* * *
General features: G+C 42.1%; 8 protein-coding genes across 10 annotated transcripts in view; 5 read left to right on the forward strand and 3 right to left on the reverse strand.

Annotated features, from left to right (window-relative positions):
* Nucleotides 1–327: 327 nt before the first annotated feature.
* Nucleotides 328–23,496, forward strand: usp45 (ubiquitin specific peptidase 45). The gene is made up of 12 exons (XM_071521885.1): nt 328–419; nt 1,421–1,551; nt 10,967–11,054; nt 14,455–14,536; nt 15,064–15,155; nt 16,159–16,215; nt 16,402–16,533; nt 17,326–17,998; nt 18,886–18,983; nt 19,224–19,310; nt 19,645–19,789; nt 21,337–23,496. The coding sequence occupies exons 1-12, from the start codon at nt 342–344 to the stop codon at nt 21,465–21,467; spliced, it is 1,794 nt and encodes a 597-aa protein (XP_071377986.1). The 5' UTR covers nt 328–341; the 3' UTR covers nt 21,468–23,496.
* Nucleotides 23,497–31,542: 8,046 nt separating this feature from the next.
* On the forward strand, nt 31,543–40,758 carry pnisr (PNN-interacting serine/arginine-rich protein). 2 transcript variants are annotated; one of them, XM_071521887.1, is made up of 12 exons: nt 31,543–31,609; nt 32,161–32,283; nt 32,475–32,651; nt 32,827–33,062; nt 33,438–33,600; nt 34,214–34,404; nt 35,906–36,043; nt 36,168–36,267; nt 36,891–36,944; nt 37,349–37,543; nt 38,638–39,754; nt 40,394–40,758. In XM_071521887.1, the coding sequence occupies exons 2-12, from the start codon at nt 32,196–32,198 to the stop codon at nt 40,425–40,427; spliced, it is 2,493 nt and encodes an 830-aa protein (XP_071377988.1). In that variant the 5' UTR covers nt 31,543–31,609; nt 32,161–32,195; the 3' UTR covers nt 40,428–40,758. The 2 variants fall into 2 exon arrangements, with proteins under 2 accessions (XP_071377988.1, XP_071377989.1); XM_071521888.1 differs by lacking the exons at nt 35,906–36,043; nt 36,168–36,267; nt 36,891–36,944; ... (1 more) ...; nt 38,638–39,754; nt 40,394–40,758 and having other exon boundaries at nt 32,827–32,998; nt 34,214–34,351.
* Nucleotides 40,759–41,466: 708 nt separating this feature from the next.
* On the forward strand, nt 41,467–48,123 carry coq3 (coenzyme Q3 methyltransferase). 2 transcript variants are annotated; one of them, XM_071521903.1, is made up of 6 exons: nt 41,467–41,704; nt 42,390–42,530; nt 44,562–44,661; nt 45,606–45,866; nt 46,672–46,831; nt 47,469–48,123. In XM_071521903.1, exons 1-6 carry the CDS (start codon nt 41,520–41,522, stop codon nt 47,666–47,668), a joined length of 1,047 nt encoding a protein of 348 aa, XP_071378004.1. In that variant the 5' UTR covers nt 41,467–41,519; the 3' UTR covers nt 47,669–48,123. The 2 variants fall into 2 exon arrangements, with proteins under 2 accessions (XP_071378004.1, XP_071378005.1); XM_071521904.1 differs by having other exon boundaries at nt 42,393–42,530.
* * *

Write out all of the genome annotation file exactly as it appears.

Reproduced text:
General features: G+C 42.1%; 8 protein-coding genes across 10 annotated transcripts in view; 5 read left to right on the forward strand and 3 right to left on the reverse strand.

Annotated features, from left to right (window-relative positions):
* Nucleotides 1–327: 327 nt before the first annotated feature.
* Nucleotides 328–23,496, forward strand: usp45 (ubiquitin specific peptidase 45). The gene is made up of 12 exons (XM_071521885.1): nt 328–419; nt 1,421–1,551; nt 10,967–11,054; nt 14,455–14,536; nt 15,064–15,155; nt 16,159–16,215; nt 16,402–16,533; nt 17,326–17,998; nt 18,886–18,983; nt 19,224–19,310; nt 19,645–19,789; nt 21,337–23,496. The coding sequence occupies exons 1-12, from the start codon at nt 342–344 to the stop codon at nt 21,465–21,467; spliced, it is 1,794 nt and encodes a 597-aa protein (XP_071377986.1). The 5' UTR covers nt 328–341; the 3' UTR covers nt 21,468–23,496.
* Nucleotides 23,497–31,542: 8,046 nt separating this feature from the next.
* On the forward strand, nt 31,543–40,758 carry pnisr (PNN-interacting serine/arginine-rich protein). 2 transcript variants are annotated; one of them, XM_071521887.1, is made up of 12 exons: nt 31,543–31,609; nt 32,161–32,283; nt 32,475–32,651; nt 32,827–33,062; nt 33,438–33,600; nt 34,214–34,404; nt 35,906–36,043; nt 36,168–36,267; nt 36,891–36,944; nt 37,349–37,543; nt 38,638–39,754; nt 40,394–40,758. In XM_071521887.1, the coding sequence occupies exons 2-12, from the start codon at nt 32,196–32,198 to the stop codon at nt 40,425–40,427; spliced, it is 2,493 nt and encodes an 830-aa protein (XP_071377988.1). In that variant the 5' UTR covers nt 31,543–31,609; nt 32,161–32,195; the 3' UTR covers nt 40,428–40,758. The 2 variants fall into 2 exon arrangements, with proteins under 2 accessions (XP_071377988.1, XP_071377989.1); XM_071521888.1 differs by lacking the exons at nt 35,906–36,043; nt 36,168–36,267; nt 36,891–36,944; ... (1 more) ...; nt 38,638–39,754; nt 40,394–40,758 and having other exon boundaries at nt 32,827–32,998; nt 34,214–34,351.
* Nucleotides 40,759–41,466: 708 nt separating this feature from the next.
* On the forward strand, nt 41,467–48,123 carry coq3 (coenzyme Q3 methyltransferase). 2 transcript variants are annotated; one of them, XM_071521903.1, is made up of 6 exons: nt 41,467–41,704; nt 42,390–42,530; nt 44,562–44,661; nt 45,606–45,866; nt 46,672–46,831; nt 47,469–48,123. In XM_071521903.1, exons 1-6 carry the CDS (start codon nt 41,520–41,522, stop codon nt 47,666–47,668), a joined length of 1,047 nt encoding a protein of 348 aa, XP_071378004.1. In that variant the 5' UTR covers nt 41,467–41,519; the 3' UTR covers nt 47,669–48,123. The 2 variants fall into 2 exon arrangements, with proteins under 2 accessions (XP_071378004.1, XP_071378005.1); XM_071521904.1 differs by having other exon boundaries at nt 42,393–42,530.